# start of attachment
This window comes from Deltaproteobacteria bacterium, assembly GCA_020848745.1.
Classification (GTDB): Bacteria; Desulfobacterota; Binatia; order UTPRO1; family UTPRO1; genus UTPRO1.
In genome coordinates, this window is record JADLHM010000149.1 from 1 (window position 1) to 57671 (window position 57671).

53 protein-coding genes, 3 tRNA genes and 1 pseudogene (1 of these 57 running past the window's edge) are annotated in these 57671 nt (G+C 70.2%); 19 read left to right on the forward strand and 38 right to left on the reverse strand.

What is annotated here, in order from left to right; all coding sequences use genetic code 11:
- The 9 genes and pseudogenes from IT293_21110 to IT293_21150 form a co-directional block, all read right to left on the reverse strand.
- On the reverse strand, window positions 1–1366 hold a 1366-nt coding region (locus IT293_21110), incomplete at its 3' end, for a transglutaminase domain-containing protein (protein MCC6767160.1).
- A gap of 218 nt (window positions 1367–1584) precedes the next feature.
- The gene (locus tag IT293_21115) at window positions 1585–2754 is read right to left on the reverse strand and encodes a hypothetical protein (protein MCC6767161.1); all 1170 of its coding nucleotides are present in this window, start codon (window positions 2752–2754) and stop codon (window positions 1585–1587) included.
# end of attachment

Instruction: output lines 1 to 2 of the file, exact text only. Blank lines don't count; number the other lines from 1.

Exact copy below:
This window comes from Deltaproteobacteria bacterium, assembly GCA_020848745.1.
Classification (GTDB): Bacteria; Desulfobacterota; Binatia; order UTPRO1; family UTPRO1; genus UTPRO1.